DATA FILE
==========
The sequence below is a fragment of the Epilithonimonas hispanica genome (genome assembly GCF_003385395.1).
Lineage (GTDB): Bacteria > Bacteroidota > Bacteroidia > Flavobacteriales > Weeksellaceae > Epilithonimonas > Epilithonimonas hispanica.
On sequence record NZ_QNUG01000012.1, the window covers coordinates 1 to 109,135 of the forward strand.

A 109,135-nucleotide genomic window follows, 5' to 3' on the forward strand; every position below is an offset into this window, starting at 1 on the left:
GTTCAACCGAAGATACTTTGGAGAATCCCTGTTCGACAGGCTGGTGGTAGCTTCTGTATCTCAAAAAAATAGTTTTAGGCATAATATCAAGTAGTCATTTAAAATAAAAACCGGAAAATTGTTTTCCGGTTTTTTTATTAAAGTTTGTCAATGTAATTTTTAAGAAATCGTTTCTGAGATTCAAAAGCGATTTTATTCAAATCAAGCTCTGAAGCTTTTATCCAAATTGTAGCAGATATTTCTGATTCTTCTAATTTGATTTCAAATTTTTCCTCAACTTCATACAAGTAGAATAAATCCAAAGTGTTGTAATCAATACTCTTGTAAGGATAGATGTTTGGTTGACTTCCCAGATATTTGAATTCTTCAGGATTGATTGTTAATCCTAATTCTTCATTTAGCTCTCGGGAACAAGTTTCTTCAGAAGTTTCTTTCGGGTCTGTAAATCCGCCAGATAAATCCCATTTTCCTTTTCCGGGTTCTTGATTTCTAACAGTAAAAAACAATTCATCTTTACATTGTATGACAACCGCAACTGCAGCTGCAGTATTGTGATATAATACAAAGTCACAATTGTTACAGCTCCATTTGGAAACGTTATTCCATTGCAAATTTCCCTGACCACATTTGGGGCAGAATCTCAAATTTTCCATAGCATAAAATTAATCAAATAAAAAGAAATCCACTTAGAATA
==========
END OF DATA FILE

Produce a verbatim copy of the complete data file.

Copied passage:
The sequence below is a fragment of the Epilithonimonas hispanica genome (genome assembly GCF_003385395.1).
Lineage (GTDB): Bacteria > Bacteroidota > Bacteroidia > Flavobacteriales > Weeksellaceae > Epilithonimonas > Epilithonimonas hispanica.
On sequence record NZ_QNUG01000012.1, the window covers coordinates 1 to 109,135 of the forward strand.

A 109,135-nucleotide genomic window follows, 5' to 3' on the forward strand; every position below is an offset into this window, starting at 1 on the left:
GTTCAACCGAAGATACTTTGGAGAATCCCTGTTCGACAGGCTGGTGGTAGCTTCTGTATCTCAAAAAAATAGTTTTAGGCATAATATCAAGTAGTCATTTAAAATAAAAACCGGAAAATTGTTTTCCGGTTTTTTTATTAAAGTTTGTCAATGTAATTTTTAAGAAATCGTTTCTGAGATTCAAAAGCGATTTTATTCAAATCAAGCTCTGAAGCTTTTATCCAAATTGTAGCAGATATTTCTGATTCTTCTAATTTGATTTCAAATTTTTCCTCAACTTCATACAAGTAGAATAAATCCAAAGTGTTGTAATCAATACTCTTGTAAGGATAGATGTTTGGTTGACTTCCCAGATATTTGAATTCTTCAGGATTGATTGTTAATCCTAATTCTTCATTTAGCTCTCGGGAACAAGTTTCTTCAGAAGTTTCTTTCGGGTCTGTAAATCCGCCAGATAAATCCCATTTTCCTTTTCCGGGTTCTTGATTTCTAACAGTAAAAAACAATTCATCTTTACATTGTATGACAACCGCAACTGCAGCTGCAGTATTGTGATATAATACAAAGTCACAATTGTTACAGCTCCATTTGGAAACGTTATTCCATTGCAAATTTCCCTGACCACATTTGGGGCAGAATCTCAAATTTTCCATAGCATAAAATTAATCAAATAAAAAGAAATCCACTTAGAATA